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I'm trying to create simple progress bar for my webpage. I've setup my code as followed:

<div class="progress">
  <p class="info">Some nice info</p>
  <div class="update-progress">
    <div class="update-progress-bar animate" style="width: 40%"></div>

and my css like this:

.progress {
    position: relative;
    margin: 20px -20px -20px;
    padding: 15px;
    background: #fafafa;
    border-top: 1px solid #ccc;
    border-bottom: 1px solid #ccc;
    border-radius: 0 0 6px 6px;
    background-image: -webkit-linear-gradient(top, #fafafa, #eaeaea 45%, #e1e1e1 65%, #f2f2f2);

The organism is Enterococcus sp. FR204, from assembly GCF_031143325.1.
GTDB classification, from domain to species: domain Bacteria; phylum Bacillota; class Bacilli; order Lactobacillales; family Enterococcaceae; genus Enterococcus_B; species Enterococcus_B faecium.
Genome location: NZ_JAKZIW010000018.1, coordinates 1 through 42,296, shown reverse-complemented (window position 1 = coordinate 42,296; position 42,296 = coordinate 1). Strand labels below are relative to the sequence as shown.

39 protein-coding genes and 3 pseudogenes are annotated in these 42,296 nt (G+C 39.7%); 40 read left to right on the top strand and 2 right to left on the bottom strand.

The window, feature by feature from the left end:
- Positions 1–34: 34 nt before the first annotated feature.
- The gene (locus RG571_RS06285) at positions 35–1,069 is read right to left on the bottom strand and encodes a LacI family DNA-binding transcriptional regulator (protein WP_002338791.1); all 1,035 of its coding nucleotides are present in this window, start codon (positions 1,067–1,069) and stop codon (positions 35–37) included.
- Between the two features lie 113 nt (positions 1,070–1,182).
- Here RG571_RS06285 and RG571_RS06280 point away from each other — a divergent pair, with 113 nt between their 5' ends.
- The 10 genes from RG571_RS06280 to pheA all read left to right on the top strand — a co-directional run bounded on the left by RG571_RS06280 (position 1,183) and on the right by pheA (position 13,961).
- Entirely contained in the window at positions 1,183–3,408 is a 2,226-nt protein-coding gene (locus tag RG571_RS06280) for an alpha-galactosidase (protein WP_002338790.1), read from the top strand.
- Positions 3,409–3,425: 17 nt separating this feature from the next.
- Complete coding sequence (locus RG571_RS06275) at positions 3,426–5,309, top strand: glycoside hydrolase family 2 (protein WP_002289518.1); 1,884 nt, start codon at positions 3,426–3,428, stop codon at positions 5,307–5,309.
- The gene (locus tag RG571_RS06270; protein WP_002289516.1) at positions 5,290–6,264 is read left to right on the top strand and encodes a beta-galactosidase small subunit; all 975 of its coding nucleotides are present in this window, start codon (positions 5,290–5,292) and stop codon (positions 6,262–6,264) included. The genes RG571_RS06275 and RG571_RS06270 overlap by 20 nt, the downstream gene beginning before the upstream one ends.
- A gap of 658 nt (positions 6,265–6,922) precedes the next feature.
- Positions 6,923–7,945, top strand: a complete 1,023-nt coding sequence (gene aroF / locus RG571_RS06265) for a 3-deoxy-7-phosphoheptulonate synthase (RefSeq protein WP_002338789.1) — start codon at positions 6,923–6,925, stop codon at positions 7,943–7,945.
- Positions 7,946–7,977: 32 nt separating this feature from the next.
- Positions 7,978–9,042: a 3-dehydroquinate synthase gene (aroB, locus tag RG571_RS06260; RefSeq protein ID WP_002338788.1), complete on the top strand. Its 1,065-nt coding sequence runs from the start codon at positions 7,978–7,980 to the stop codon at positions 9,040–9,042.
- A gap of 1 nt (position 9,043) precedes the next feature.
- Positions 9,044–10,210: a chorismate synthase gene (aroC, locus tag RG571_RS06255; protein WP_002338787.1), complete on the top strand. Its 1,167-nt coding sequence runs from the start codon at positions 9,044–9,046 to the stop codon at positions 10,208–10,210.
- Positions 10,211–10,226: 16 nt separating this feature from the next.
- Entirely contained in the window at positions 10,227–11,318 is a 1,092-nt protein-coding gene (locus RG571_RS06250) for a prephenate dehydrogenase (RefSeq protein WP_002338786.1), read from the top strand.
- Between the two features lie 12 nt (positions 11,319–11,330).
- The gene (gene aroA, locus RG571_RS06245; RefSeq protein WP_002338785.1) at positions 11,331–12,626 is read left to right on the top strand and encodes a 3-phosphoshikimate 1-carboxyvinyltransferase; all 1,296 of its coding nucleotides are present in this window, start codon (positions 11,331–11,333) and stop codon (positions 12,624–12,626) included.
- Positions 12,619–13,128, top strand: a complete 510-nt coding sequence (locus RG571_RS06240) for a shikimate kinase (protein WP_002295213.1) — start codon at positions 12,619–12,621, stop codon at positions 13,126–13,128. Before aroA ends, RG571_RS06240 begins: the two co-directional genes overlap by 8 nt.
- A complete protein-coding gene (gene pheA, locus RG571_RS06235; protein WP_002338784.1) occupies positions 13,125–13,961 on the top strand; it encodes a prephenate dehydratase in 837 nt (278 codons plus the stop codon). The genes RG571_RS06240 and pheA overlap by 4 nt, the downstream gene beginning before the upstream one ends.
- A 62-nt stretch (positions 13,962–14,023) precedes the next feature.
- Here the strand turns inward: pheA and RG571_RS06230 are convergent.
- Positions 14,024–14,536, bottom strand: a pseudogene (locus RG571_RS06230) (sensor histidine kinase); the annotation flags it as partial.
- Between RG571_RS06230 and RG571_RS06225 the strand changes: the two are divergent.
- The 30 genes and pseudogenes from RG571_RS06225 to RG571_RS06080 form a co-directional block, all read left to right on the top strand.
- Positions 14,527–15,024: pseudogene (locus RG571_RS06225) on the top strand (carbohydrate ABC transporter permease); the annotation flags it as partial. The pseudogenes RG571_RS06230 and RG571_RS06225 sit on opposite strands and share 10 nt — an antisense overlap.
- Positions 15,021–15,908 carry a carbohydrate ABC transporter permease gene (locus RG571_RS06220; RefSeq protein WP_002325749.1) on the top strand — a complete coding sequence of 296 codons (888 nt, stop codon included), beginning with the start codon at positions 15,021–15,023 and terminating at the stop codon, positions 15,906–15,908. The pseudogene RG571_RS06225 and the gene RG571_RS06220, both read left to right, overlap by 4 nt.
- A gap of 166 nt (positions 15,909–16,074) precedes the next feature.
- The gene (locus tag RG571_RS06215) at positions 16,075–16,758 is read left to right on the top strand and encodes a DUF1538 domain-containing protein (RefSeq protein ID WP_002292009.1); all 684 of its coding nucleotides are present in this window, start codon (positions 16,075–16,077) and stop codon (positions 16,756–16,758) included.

background-image: -moz-linear-gradient(top, #fafafa, #eaeaea 45%, #e1e1e1 65%, #f2f2f2);
    background-image: -o-linear-gradient(top, #fafafa, #eaeaea 45%, #e1e1e1 65%, #f2f2f2);
    background-image: linear-gradient(to bottom, #fafafa, #eaeaea 45%, #e1e1e1 65%, #f2f2f2);
    box-shadow: inset 0 1px white;
    line-height: 21px;
    color: #999;
    text-shadow: 0 1px white;
.progress .info {
    line-height: 16px;
    font-size: 11px;
    text-align: center;
.progress .update-progress {
    clear: left;
    margin-top: 5px;
    /*margin: 12px 10px 4px;*/
    height: 8px;
    padding: 3px;
    background: #ebebeb;
    border-radius: 7px;
    box-shadow: inset 0 2px 3px #000000, 0 1px white;
    box-shadow: inset 0 2px 3px rgba(0, 0, 0, 0.2), 0 1px white;
.progress .update-progress-bar {
    height: 100%;
    background: #73c822;
    border: 1px solid;
    border-color: #6eb626 #62a21f #5a9122;
    border-radius: 4px;
    box-sizing: border-box;
    background-image: -webkit-linear-gradient(top, #73c822, #67aa24);